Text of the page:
In the dramatic midterm elections of 2018, when the fate of the House and Senate hung in the balance and a new governor was about to be enthroned, two of every three votes tallied in California were cast via mail-in ballots rather than by in-person voting —even in the absence of a deadly pandemic.
By-mail voting has long played a dominant role in Golden State democracy, so the ballot-in-every-mailbox experiment currently underway is not so much revolution as evolution. But understanding the particulars of what happened to mail ballots in California’s 2018 election — how many were sent to voters, how many were never returned, how many were rejected and why? — can help prepare for an unprecedented Nov. 3, when counting commences on what may well be the weirdest Election Day in American history.
A Southern California News Group analysis of data collected by the U.S. Election Assistance Commission revealed some surprising things:
In 2018, 13.8 million mail ballots were sent to voters and 8.3 million were returned for counting. That means 39% — some 5.5 million ballots — failed to make their way back to elections offices to be tallied. In Southern California, Los Angeles had the most trouble getting ballots back, with 51% unreturned. In San Bernardino, it was 46%; in Riverside, 38%; and in Orange County, 37%.
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Mail balloting has been a big part of California’s voting picture long before COVID-19. Since 2010, roughly half or greater percentages of voters have chosen to cast mail ballots in general elections. Statewide, 66% of ballots in the 2018 midterm were cast by mail, according to the EAVS data.
Much of Southern California, though, lagged behind the rest of the state: In Los Angeles County, only 44% of votes were cast by mailing 2018, while in San Bernardino it was 59.6%; in OC, 61.5%; and in Riverside: 69.3%
That millions of mail ballots were never returned shouldn’t really come as a surprise.
“We don’t have 100 percent turnout in any election. Many of these people are registered for permanent by-mail ballots — ‘When I vote, I prefer to vote by mail, but I don’t always vote.’ They’re still going to get a ballot for every election,” said Thad Kousser, chair of the political science department at UC San Diego, whose recent research found that the overwhelming majority of California voters favored mail-in ballots for this election, as well as a widening partisan divide over mail balloting.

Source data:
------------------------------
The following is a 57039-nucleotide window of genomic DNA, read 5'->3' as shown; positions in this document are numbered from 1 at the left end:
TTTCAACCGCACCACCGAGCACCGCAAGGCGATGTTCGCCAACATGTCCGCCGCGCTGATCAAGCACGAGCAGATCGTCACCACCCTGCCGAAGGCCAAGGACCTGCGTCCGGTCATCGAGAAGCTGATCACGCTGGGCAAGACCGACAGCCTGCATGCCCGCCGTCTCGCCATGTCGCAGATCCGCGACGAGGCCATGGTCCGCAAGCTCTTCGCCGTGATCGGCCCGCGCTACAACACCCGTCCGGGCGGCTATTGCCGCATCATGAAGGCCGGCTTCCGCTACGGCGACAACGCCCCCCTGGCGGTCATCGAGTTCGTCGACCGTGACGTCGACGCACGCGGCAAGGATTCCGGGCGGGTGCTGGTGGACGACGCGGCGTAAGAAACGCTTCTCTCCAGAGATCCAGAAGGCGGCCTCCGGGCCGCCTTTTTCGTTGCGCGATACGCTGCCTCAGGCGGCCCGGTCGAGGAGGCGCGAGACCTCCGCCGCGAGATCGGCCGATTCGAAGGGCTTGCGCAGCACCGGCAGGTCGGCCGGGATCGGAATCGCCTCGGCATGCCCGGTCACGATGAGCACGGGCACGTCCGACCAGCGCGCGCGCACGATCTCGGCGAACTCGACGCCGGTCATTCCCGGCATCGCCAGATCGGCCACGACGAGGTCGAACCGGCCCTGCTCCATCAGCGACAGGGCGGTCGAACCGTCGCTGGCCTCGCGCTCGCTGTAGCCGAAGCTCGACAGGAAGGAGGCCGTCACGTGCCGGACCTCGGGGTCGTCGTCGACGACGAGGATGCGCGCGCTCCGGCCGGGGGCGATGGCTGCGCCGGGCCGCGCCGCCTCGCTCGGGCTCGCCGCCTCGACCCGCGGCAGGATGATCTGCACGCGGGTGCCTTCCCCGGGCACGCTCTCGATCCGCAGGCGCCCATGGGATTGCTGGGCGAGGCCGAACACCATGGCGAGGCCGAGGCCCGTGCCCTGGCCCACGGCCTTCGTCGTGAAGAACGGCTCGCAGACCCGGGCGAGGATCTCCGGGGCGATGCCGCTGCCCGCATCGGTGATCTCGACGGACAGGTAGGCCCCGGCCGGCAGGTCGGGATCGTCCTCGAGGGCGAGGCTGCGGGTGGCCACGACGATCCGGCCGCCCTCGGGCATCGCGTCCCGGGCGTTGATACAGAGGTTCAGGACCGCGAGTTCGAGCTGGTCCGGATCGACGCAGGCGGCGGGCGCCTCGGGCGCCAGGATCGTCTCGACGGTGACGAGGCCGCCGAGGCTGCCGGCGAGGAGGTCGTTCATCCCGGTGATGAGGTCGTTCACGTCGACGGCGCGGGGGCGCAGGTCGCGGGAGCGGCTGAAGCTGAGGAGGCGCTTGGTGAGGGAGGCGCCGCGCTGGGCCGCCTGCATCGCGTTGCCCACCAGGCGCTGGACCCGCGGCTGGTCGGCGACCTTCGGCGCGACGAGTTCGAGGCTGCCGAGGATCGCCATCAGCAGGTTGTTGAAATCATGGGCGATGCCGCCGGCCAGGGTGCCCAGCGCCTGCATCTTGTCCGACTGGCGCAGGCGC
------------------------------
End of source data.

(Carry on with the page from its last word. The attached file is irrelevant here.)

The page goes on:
Fred Smoller, associate professor of political science at Chapman University, said American elections often fail to propel more than 60 percent of registered voters to do their civic duty. “As a nation, we have the lowest voter turnout of any industrialized nation in the world, so mail ballots that are never returned are consistent with how many people don’t actually go to the polls on Election Day,” he said. “Some see it as one more piece of junk mail.”
And while some states move swiftly to remove inactive voters from the rolls, California leans in the other direction so as not to disenfranchise people.
“One reason why so many ballots go out and may not be used is because we make it hard to remove voters from the voter rolls,” said Kim Alexander, president and founder of the nonpartisan California Voter Foundation. “Other states have much more aggressive purge laws; we have strict anti-purge laws.”
Today, more than half of California voters are registered as permanent, by-mail voters. As their ranks grow — something allowed by a 2001 law — the percentage of ballots that don’t come back has grown as well.
“This is a trend I’ve been watching, and it does concern me from a waste perspective that we’re sending ballots to people who aren’t using them,” Alexander said. “A lot of them probably get recycled. There is an optics concern, because voters don’t have a lot of understanding of what’s happening behind the scenes to process vote-by-mail ballots. But this is a very important point: Even though they’re not being used, they’re not being misused. There’s a lot of security built into the system. (Full Story)